Throughout the core curriculum, students gain extensive laboratory and computer experience via modern facilities in all basic areas of the discipline. In addition, the curriculum provides an integrated innovation, design and entrepreneurship experience. This experience - which begins with a sophomore-level cornerstone course and culminates with a senior-level capstone course - emphasizes innovation, problem-solving, leadership, teamwork, communication skills, practical hands-on experience with various product design processes and entrepreneurship. Students then specialize by selecting three ME electives that provide additional depth in one or more main stems of the curriculum. Students can further specialize with 9 credit hours of technical/professional electives in engineering, mathematics, natural sciences, select management courses or individualized project courses (ME 49800/ME 49900 ).

Just as design experiences are integrated throughout the mechanical engineering curriculum, so too are opportunities to communicate technical information, both orally and in writing. Students experience a variety of communications opportunities in progressing through the mechanical engineering program.

As a freshman, each student is required to take both oral and written communication courses. These courses lay the foundation for future oral and written communications. In the sophomore seminar course (ME 29000), students learn how to create professional documents and correspondence (e.g., resumes, letters, memos, etc.), develop personal interview skills, learn the basics of Web publishing and develop a global engineering professional profile. In ME 26300, the cornerstone design course, student teams prepare formal design reports, give oral presentations and maintain individual design notebooks. The communications experiences culminate in the capstone design course (ME 46300), in which student teams prepare presentations and reports for the sponsors of their selected design projects and compete in an innovation competition.

A major feature of the curriculum is the flexible 39-credit-hour elective program, of which 24 credit hours are taken during the senior year. This allows for a program with considerable breadth while also permitting the depth and specialization in an area of the student’s professional interests.

Because of the wide scope of activities in which the mechanical engineer is engaged and because of the broad spectrum of student interests, mechanical engineering graduates may choose either to enter the profession immediately after receiving their bachelor’s degree or go directly to graduate school. In either case, the curriculum provides a firm foundation for continuing education and fosters a commitment to lifelong learning, whether it is as a member of the engineering profession, through formal graduate work or through independent study.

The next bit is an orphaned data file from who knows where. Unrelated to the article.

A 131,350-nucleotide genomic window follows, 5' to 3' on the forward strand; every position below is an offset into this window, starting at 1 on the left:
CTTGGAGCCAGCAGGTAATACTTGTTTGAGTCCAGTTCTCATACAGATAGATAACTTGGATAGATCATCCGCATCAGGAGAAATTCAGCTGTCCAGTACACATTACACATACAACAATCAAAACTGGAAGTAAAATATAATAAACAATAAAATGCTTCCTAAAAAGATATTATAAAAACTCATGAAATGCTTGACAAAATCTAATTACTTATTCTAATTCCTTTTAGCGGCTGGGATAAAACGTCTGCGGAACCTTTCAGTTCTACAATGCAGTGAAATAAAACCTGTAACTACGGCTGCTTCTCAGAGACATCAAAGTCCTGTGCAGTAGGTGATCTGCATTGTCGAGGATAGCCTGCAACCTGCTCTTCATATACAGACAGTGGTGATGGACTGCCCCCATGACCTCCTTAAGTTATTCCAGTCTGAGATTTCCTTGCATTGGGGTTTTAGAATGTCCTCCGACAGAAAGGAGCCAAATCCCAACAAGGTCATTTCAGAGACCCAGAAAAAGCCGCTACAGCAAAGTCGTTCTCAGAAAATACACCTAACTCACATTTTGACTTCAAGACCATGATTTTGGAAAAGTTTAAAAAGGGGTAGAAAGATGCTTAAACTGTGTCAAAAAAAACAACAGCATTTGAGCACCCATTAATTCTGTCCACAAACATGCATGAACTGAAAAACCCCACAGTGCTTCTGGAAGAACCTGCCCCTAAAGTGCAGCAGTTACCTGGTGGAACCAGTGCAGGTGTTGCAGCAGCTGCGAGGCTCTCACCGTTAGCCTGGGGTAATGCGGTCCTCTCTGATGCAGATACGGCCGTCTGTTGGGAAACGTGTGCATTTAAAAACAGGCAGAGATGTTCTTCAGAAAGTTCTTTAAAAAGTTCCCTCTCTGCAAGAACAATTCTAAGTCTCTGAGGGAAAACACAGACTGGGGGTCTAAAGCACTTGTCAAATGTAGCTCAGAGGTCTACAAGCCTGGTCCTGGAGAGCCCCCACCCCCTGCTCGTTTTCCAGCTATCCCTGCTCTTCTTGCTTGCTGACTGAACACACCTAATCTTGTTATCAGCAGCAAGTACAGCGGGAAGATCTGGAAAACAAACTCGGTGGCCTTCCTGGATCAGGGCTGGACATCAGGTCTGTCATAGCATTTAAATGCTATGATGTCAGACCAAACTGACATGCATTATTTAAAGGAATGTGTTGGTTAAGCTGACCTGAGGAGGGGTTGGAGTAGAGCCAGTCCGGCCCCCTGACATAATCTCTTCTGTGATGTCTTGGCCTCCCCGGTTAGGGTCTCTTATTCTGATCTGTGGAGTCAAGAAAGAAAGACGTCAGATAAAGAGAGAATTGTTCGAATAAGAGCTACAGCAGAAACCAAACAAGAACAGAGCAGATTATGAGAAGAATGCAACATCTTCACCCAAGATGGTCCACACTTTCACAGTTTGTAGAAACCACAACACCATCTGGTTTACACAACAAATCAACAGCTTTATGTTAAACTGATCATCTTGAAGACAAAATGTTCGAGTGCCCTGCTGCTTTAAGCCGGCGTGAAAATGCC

Visit the School of Mechanical Engineering website for more current information about the undergraduate programs.


The School of Mechanical Engineering sponsors a broad array of need-based and merit-based scholarships. Eligible candidates (incoming sophomores through senior mechanical engineering students) are invited in mid-spring to submit applications for consideration. To qualify, students are required to have a scholastic index of 2.8 or better on a 4.0 scale. Awards range from $500 to $10,000 and total more than $1 million. This scholarship money is in addition to the University’s Trustees and Presidential scholarships in Mechanical Engineering, which, when fully funded, will include more than 350 awards worth a total of more than $2 million.

Professional Student Organizations and Activities

Student organizations provide valuable opportunities for students to enhance organizational, communication, teamwork and leadership skills. Students also are strongly encouraged to become involved in one or more extracurricular activities.  Student organizations specific to mechanical engineering include the American Society of Mechanical Engineers (ASME), the Purdue Mechanical Engineering Ambassadors (PMEA), Pi Tau Sigma (the Mechanical Engineering Honor Society) and the Society of Automotive Engineers (SAE).

Professional Practice Program with Industry or Governmental Organizations

The professional practice programs enable qualified students to obtain experiences related to their specific engineering discipline with selected employers while completing the requirements of their undergraduate degree. Students can participate in an Industry Co-op Certificate and an Extensive Industry Co-op Certificate or an internship program. The Office Professional Practice also offers the GEARE program, which combines domestic and international work experiences, a design project component and an opportunity to study abroad.